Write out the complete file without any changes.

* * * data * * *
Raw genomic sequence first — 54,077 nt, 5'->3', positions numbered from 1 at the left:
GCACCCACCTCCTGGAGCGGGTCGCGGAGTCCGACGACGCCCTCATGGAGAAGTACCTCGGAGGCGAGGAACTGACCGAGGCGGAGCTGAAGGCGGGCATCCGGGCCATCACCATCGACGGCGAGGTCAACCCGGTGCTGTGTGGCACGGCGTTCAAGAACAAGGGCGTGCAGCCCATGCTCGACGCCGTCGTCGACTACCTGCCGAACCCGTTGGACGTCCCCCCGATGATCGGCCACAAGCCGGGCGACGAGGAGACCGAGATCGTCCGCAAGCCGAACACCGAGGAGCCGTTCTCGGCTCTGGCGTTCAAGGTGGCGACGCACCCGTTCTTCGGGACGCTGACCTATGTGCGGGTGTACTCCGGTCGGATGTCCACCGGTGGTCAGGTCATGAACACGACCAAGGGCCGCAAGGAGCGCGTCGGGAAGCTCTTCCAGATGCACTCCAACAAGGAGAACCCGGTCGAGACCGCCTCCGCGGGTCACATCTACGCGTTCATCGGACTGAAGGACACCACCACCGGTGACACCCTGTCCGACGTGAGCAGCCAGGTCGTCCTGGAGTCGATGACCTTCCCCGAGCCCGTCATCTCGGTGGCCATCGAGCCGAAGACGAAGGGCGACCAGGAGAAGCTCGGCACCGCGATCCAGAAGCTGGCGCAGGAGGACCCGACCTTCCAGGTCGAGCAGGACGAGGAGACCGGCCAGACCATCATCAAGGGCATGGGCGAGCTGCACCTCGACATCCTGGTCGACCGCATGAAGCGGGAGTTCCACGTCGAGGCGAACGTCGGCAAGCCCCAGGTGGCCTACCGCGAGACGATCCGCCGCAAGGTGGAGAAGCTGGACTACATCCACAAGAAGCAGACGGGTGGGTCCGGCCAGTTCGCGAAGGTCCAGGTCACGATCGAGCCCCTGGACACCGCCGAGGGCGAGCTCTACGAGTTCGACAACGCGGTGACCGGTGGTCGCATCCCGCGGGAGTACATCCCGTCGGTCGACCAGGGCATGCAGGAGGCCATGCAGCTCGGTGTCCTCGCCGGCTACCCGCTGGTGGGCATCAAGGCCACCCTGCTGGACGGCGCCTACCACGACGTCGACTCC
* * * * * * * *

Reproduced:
Raw genomic sequence first — 54,077 nt, 5'->3', positions numbered from 1 at the left:
GCACCCACCTCCTGGAGCGGGTCGCGGAGTCCGACGACGCCCTCATGGAGAAGTACCTCGGAGGCGAGGAACTGACCGAGGCGGAGCTGAAGGCGGGCATCCGGGCCATCACCATCGACGGCGAGGTCAACCCGGTGCTGTGTGGCACGGCGTTCAAGAACAAGGGCGTGCAGCCCATGCTCGACGCCGTCGTCGACTACCTGCCGAACCCGTTGGACGTCCCCCCGATGATCGGCCACAAGCCGGGCGACGAGGAGACCGAGATCGTCCGCAAGCCGAACACCGAGGAGCCGTTCTCGGCTCTGGCGTTCAAGGTGGCGACGCACCCGTTCTTCGGGACGCTGACCTATGTGCGGGTGTACTCCGGTCGGATGTCCACCGGTGGTCAGGTCATGAACACGACCAAGGGCCGCAAGGAGCGCGTCGGGAAGCTCTTCCAGATGCACTCCAACAAGGAGAACCCGGTCGAGACCGCCTCCGCGGGTCACATCTACGCGTTCATCGGACTGAAGGACACCACCACCGGTGACACCCTGTCCGACGTGAGCAGCCAGGTCGTCCTGGAGTCGATGACCTTCCCCGAGCCCGTCATCTCGGTGGCCATCGAGCCGAAGACGAAGGGCGACCAGGAGAAGCTCGGCACCGCGATCCAGAAGCTGGCGCAGGAGGACCCGACCTTCCAGGTCGAGCAGGACGAGGAGACCGGCCAGACCATCATCAAGGGCATGGGCGAGCTGCACCTCGACATCCTGGTCGACCGCATGAAGCGGGAGTTCCACGTCGAGGCGAACGTCGGCAAGCCCCAGGTGGCCTACCGCGAGACGATCCGCCGCAAGGTGGAGAAGCTGGACTACATCCACAAGAAGCAGACGGGTGGGTCCGGCCAGTTCGCGAAGGTCCAGGTCACGATCGAGCCCCTGGACACCGCCGAGGGCGAGCTCTACGAGTTCGACAACGCGGTGACCGGTGGTCGCATCCCGCGGGAGTACATCCCGTCGGTCGACCAGGGCATGCAGGAGGCCATGCAGCTCGGTGTCCTCGCCGGCTACCCGCTGGTGGGCATCAAGGCCACCCTGCTGGACGGCGCCTACCACGACGTCGACTCC